From May to October, the locals of Berlin seem to come out of hibernation. The street-side cafes of Kreuzberg and Prenzlauer Berg get into full swing, with jazz evenings and long lunches fuelled by cold German beer the name of the game.
What's more, this is when you'll find the lovely Tiergarten, the Mauer Park, and the Volkspark at their green and vibrant best.
In the summer expect high temperatures where the mid-day heat can easy be over 30C. If you prefer it slightly cooler, then a better time to visit is May or the autumn.
If you can handle the cold, snow and greyness, then Berlin is almost free of tourists in the winter. December in Berlin is rewarding, with enchanting Christmas markets at the Charlottenburg Palace and on Alexanderplatz.
If you're a city slicker with a soft spot for cool cafes (aka the coolest in Europe), great coffee, ethnic eateries, and urban vibes, then Berlin is arguably the place you should be for the rest of your life!
This is the epitome of a metropolis made up of individual neighbourhoods. Each has crafted its own unique character; some are hedonistic, others laid back and easy going, others packed with famous landmarks.
Those who want fresh air can escape to the Tiergarten and the beautiful Spreewald, but those are just supporting acts to the buzz of the downtown. It's not the place to be to attune yourself to nature, relax under the sun, or have swims in the sea.
There’s something for everyone in Amsterdam.
While it has historically attracted hipsters, it also has a lot to offer to those looking for a peaceful and relaxed place to getaway. It’s easy to follow one of the canals out from Rembrandtplein in the centre to a quieter neighbourhood such as Jordaan or Prinsengracht either on foot or by bike, or even better, floating along by canal boat.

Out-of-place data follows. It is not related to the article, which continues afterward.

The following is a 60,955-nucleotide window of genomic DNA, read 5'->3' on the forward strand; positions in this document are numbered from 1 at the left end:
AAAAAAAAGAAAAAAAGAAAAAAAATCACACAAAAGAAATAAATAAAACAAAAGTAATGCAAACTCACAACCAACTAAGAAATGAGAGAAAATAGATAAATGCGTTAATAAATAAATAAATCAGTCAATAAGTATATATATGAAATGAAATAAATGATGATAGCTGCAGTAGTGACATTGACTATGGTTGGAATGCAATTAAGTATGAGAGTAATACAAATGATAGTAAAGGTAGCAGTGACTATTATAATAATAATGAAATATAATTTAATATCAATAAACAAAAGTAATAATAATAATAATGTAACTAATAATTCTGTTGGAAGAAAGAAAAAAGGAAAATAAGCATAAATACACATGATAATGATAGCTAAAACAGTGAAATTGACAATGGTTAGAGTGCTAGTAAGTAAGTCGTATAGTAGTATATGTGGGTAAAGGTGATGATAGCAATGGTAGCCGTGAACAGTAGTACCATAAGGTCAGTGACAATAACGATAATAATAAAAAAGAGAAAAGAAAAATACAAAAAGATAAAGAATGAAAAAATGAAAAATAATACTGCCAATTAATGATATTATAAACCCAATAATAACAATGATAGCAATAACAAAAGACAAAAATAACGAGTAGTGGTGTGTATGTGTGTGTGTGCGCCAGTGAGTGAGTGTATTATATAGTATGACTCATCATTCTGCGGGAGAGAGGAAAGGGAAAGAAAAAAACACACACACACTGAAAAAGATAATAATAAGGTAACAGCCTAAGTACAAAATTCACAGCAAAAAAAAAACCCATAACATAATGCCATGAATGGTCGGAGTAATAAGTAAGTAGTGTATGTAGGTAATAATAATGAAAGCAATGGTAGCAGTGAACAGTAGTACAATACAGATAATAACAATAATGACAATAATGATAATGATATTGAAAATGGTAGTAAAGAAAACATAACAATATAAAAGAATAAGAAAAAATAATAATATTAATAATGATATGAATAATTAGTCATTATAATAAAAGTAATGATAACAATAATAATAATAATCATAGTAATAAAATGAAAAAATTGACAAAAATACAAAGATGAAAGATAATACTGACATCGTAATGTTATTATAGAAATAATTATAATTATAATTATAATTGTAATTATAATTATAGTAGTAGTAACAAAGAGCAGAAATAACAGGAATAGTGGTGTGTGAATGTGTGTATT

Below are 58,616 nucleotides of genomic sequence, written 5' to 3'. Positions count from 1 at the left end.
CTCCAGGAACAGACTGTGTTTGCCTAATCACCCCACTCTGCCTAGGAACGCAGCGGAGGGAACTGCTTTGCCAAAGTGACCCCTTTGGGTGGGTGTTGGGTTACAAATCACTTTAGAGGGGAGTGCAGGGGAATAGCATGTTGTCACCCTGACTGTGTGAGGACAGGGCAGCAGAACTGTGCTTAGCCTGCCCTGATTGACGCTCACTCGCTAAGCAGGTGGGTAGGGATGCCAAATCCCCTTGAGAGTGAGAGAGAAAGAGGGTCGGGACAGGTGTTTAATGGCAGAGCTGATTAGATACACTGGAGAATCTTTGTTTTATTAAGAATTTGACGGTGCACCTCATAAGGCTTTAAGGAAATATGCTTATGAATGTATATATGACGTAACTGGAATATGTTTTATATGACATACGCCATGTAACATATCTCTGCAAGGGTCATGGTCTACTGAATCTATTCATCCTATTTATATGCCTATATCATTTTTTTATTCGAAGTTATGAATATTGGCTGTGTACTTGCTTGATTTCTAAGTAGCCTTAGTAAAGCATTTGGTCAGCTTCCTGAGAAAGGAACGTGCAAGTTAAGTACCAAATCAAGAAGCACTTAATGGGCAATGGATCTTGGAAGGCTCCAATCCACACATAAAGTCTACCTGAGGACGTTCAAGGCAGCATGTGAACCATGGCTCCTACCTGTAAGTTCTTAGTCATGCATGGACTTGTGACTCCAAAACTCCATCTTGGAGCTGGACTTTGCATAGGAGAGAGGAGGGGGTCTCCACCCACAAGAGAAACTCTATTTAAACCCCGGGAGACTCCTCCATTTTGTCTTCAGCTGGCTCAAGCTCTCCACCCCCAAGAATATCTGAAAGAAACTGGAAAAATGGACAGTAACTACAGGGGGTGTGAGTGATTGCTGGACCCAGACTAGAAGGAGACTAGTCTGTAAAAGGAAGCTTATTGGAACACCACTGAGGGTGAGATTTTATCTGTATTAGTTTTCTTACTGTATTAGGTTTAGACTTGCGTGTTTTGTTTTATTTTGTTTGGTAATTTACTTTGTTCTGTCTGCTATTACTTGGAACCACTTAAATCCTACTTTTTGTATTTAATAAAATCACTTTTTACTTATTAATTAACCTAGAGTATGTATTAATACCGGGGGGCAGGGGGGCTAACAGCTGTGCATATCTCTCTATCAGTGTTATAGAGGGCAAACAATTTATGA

Believe it or not, Amsterdam is also an incredibly family-friendly city. The relaxed approach to parenting permeates its museums, sights and events and the city is home to hundreds of playgrounds and child-friendly cafes.
The canals in Amsterdam
48hours in Berlin
Does the perfect 48 hours in Berlin even exist? With so many museums and vibey neighbourhoods to get through, it's hard to pack the highlights of the German capital into just two days. Still, the Berlin itinerary below gives it a go, offering everything from ancient Greek artefacts to cool pavement drinkeries and more.
Day 1: Morning in Mitte. As its name implies (Mitte = Middle), it's the hub of Berlin. You can settle in for a refined breakfast in the hidden courtyards of the Hackescher Höfe. The area is brimming with independent boutique stores and elegant tearooms. A few steps to the south take you beneath the needle-like Berliner Fernsehturm. A relic of Communist times, it's home to the fastest elevators in the world, while the lookouts at the top have jaw-dropping panoramas of the city (tickets cost €16.50).
A quick people-watching session on bustling Alexanderplatz and then move west to Museum Island. Culture vultures should take their time here. The Pergamonmuseum is a real highlight, with its priceless Assyrian statues and even the blue-tiled gates of Babylon. A pitstop at the nearby German Historical Museum is one for those who want to unravel the tale of the nation, with particular highlights in the collections that chronicle the world wars of the 20th century.
From there, walk down Unter den Linden to encounter the main artery of Mitte. That takes you to the world-famous Brandenburg Gate, which stands next to the glass-domed Reichstag Building. A picnic lunch in the Tiergarten park can be followed by a sobering walk through the Memorial to the Murdered Jews of Europe. Past that is Checkpoint Charlie – a onetime gateway between East and West Berlin – and then the lively streets of Kreuzberg, with their ramen restaurants, jazz bars, and multicultural kitchens.
The mock gothic Oberbaum Bridge connects the eastern and western sides of Berlin and is prominent icon of the city’s unity.
Day 2: If you're lucky enough to escape a hangover courtesy of the Kreuzberg bars, then an early morning start in the area of Friedrichshain is in order. It's brimming with graffiti-scrawled coffee bars and breakfast joints.